“We used to think that it was vaccines, but there is now evidence that a wide variety of injections can potentially lead to that outcome,” Dr. Schoonover said. “So, we often tailor our vaccine protocol to the cat’s lifestyle. We try to limit the number of injections.”
“Vaccines Cost Too Much”
Veterinary fees sway clients’ health care decisions, but the cost of treating a deadly disease far outweighs the cost of prevention.
“We see parvo every month,” Dr. Schoonover said. “And the treatment is very expensive. Owners are spending at least a couple thousand dollars, as opposed to a hundred-dollar vaccine series.”
“I will say, without question, that the best dollar value in veterinary medicine is a vaccine,” Dr. Ford said.
How should a veterinarian respond to a client critical of pet vaccines? Here are three tips.
1. Do Not Lecture
Making a client feel guilty (or stupid) for asking about vaccines is unproductive. They might leave your clinic without protecting the pet, and you might lose the client forever. Instead, assure pet owners that you know their questions stem from a desire to provide the best health care and that you share their goals.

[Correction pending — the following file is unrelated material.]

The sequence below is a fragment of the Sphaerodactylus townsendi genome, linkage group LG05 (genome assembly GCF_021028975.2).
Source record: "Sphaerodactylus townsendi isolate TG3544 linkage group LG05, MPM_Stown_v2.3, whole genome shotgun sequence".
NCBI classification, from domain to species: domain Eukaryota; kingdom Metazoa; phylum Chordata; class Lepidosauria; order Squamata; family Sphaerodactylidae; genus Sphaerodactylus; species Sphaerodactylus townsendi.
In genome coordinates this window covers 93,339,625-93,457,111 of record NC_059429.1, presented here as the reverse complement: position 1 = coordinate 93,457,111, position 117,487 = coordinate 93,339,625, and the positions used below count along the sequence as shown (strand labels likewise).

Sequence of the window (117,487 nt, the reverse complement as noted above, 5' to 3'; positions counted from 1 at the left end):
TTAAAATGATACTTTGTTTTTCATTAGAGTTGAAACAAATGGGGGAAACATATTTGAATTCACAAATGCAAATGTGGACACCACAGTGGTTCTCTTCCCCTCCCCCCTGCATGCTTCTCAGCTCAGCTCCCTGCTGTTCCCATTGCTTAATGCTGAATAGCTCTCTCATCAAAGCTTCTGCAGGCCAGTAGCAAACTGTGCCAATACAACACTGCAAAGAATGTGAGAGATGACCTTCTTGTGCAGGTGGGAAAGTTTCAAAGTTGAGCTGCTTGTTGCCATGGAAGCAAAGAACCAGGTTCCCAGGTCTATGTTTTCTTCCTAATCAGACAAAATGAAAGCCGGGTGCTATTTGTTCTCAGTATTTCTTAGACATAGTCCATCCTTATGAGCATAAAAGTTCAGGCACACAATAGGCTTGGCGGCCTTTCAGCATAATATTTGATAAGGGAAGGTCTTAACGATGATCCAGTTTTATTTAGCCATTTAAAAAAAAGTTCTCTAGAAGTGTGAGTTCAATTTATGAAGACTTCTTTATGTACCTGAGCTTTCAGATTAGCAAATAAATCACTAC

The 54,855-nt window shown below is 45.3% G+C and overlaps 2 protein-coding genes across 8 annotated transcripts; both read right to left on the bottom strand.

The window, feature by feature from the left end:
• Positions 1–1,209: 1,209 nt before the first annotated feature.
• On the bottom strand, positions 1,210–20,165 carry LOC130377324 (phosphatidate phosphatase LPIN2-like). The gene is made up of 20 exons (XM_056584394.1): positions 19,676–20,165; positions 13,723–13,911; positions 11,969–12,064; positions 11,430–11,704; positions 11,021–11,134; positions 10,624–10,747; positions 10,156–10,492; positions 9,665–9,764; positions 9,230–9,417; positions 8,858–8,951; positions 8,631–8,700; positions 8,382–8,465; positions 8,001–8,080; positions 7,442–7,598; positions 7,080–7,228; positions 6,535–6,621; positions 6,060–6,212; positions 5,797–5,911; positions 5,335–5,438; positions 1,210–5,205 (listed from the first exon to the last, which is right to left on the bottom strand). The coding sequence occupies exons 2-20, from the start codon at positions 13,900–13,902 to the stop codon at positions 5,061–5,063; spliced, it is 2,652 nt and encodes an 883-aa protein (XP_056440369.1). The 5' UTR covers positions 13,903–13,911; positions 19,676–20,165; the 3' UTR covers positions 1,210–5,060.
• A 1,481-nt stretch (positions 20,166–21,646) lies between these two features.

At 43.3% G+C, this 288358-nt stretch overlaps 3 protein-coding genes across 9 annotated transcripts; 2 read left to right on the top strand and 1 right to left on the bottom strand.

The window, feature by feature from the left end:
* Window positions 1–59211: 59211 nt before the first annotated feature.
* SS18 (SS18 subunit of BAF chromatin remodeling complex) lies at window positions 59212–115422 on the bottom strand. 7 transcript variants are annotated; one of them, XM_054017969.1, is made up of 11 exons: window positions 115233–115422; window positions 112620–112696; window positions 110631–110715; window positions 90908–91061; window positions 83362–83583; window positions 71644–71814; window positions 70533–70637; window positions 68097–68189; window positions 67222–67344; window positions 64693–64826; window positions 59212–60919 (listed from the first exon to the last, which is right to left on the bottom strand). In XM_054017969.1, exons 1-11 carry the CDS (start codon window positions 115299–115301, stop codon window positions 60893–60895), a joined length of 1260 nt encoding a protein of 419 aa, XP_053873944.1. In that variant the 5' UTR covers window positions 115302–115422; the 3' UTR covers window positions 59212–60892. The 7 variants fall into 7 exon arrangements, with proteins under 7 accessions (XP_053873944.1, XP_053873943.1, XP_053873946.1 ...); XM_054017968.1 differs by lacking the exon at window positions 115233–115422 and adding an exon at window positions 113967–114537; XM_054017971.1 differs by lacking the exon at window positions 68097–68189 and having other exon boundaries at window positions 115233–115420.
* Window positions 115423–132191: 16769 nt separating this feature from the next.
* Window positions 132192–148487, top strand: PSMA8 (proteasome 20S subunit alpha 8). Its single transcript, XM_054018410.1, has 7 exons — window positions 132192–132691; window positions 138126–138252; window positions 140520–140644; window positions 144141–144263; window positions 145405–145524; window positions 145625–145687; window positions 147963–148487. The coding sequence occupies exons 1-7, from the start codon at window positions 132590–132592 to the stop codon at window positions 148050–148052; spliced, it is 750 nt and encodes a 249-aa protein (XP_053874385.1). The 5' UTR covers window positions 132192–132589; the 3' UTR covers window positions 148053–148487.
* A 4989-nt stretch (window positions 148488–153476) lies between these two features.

2. Share the Research
Arguing numbers and statistics is difficult. Instead, you can say, “I had the same concerns about vaccinating my pet, so I did some research.” Be prepared to share the findings about vaccine safety and efficacy, as well as the risks of not protecting a pet.
3. Explain How You Mitigate Risks
Tell clients why you administer core vaccines every three years instead of annually and why you give feline injections in specific locations of the body. Showing that you take measures to address concerns will help pet owners trust your recommendations.
- “A Veterinarian’s Take on Vaccine Hesitancy,” (Penn Today): bit.ly/3SH6z92
- 2020 Canadian Veterinary Journal study: bit.ly/3T2BInL
- 2021 Animal Wellbeing Report (People’s Dispensary for Sick Animals): bit.ly/3Nl9Dqw